Meeting Ground

Coordinator: Leslie Gast 

Meeting Ground consists of five different properties in or near Elkton, Maryland that help provide for the needs of homeless men, women, and children in a variety of ways. Red Clay Creek has been connected to Meeting Ground for many years both financially and with hands-on work days. Twice this year Mission and Outreach has organized two work days at Wayfarers' House. Wayfarers' House is a large, nine bedroom home that can sleep up to 16 women and children. This facility keeps its enclosed front porch stocked with clothes for anyone needing them. They also hand out canned or frozen food to others when available. They have a library and a resource center complete with two computers (donated by two fellow Red Clay members) to offer women the resources to help them get training or to look for jobs. It is a place where homeless women can find support and understanding. Red Clay’s Vacation Bible School collects paper products for Meeting Ground.

Personal Testimony

Contributed by Leslie Gast

On a cold Saturday morning last February a group of eleven volunteers from Red Clay met in the parking lot of Wayfarer's House. We didn't know each other so we quickly introduced ourselves and went in to meet Cynthia, the director, and find out where to begin our work for that day. Our group of volunteers ranged in age from a middle school student to retired folks. We had men and women as well as members of Red Clay that brought along a friend! We are an all inclusive group! Cynthia is good at sizing up a group and always has a list of what she is hoping to accomplish and how many hands it should take. She divided us up as those painting in the entryway and those sorting and labeling linens and clothing for use in the house and on the porch "closet". She kept supplies coming such as paint and brushes. When the group was getting close to the end of the linen sorting, she got a few of them organized raking leaves in the yard. We broke at noon for lunch and we sat down with several women who lived at this home. There were two young girls ages 5 and 6 that joined us in painting and eating. Two women told us their story as to how they ended up homeless and how they were setting and accomplishing their goals to get back on their feet. It was really one of those moments when you realize that our roles could be reversed and that this home and the women working there each day are quite aware of the difficulties they face, yet they are also aware of the blessings in their lives. Their lives are not easy but I didn't hear a complaint. They told us all is not always peaceful with that many women living in one home but they really do attempt to make it a home. I know that by the end of the day a number of volunteers said to let them know when we would be coming back. It had been a special day and they wanted to return. Several of us donated items such as cleaning supplies, paper products and clothing for women and children. One woman brought toys and her daughters’ clothes and was able to give them to the two girls who were very excited as they were the right sizes for them. A box of food was also quickly taken into the kitchen to be sorted and used.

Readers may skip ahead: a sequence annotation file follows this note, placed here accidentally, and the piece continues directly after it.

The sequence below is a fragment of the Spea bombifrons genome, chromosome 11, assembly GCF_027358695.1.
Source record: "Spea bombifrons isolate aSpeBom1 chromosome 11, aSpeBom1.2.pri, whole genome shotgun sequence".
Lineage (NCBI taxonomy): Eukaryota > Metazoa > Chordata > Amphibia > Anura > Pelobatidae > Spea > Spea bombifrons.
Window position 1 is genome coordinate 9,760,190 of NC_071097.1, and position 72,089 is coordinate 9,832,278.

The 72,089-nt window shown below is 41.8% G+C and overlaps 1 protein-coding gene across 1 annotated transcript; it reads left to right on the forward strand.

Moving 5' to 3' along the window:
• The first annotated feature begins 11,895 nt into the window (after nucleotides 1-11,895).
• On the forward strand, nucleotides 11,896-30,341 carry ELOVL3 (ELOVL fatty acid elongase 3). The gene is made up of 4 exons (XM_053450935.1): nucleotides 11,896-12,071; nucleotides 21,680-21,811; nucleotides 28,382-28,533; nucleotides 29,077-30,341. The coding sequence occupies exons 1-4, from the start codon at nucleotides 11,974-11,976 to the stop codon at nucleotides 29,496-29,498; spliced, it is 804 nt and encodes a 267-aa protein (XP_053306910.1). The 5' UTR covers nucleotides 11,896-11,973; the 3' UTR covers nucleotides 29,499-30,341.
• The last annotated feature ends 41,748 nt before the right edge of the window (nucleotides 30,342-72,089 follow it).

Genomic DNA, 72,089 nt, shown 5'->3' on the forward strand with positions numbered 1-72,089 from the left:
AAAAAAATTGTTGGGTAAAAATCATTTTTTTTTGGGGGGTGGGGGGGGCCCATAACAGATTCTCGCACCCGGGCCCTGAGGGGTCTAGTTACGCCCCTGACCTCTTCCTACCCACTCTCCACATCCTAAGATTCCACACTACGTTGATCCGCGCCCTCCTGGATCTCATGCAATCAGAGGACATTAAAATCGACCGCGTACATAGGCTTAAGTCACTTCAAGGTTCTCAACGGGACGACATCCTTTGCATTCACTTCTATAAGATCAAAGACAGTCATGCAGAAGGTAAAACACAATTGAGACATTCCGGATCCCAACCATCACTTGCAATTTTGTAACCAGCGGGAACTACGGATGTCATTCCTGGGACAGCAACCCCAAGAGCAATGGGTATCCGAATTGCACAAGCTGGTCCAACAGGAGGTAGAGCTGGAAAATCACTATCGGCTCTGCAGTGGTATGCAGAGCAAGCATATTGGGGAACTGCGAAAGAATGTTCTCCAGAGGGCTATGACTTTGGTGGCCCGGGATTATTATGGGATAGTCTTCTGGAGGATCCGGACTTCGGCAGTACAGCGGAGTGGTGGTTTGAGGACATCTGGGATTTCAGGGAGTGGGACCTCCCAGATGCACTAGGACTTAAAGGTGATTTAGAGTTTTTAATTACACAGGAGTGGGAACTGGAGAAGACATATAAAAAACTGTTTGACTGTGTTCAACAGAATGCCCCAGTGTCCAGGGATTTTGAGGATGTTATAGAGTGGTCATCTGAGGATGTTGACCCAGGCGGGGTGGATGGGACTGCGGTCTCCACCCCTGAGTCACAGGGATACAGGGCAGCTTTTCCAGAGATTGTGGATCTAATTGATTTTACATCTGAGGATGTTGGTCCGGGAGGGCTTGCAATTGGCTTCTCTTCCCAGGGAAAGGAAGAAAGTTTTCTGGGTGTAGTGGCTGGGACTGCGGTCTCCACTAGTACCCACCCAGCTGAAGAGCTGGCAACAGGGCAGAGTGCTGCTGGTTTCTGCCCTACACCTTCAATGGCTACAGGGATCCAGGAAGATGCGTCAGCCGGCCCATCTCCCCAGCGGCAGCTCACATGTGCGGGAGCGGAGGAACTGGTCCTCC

The second work day was Saturday, May 17th. This was an outdoor work day. Before we left in February, Cynthia told me she had gotten a plan from one of the women at the shelter in which she had designed a Memory Garden for Marsha Mazza. Marsha was the wife of Carl, the Executive Director, and together they started Meeting Ground. Marsha was very active at Wayfarers' House and although she died a year ago December, she is greatly missed. We were told that when she needed to find a peaceful spot she would go out the back door and walk a short distance to an area overlooking a pond. This was her place to think quietly, pray, and find peace. The women wanted to make it a garden with a bench in her memory. A group of five Red Clay mission workers helped them that Saturday to clear a good sized spot for another work group to begin planting this summer. We also weeded around the entire home and spread mulch both around the home and under the playground in their back yard. We filled five flower boxes with colorful flowers. Shrubs were trimmed way back and several tomato plants were transplanted near the newly planted Herb garden. Several women worked very hard alongside us and stopped only long enough to bring us ice water. We ate lunch with two women living at the shelter and again another woman shared her story with us. I know it took a lot of courage for her to open her life to us strangers, but as she spoke her excitement was evident as she recounted her goals she had reached and that she felt she was making headway. She was the mother of the two girls we had met before and it was good to see them doing well in a very tough situation.

We've been working with Cynthia to keep us updated as to the purchasing, picking up and planting of the shrubs, grasses, and flowers that were part of the design for the Memory Garden. There are additional ideas when the money is available to continue the Memory Garden. We plan to spend another Saturday in the future doing whatever we can to shorten Cynthia’s to do list at Wayfarers' House. I was also wondering if there were any Red Clay gardeners who might like to lend a hand to this particular project. If so please call me (302) 239-2006 or e-mail me at firstsib@aol.com. We would love to welcome you to our growing volunteers in mission group at Meeting House.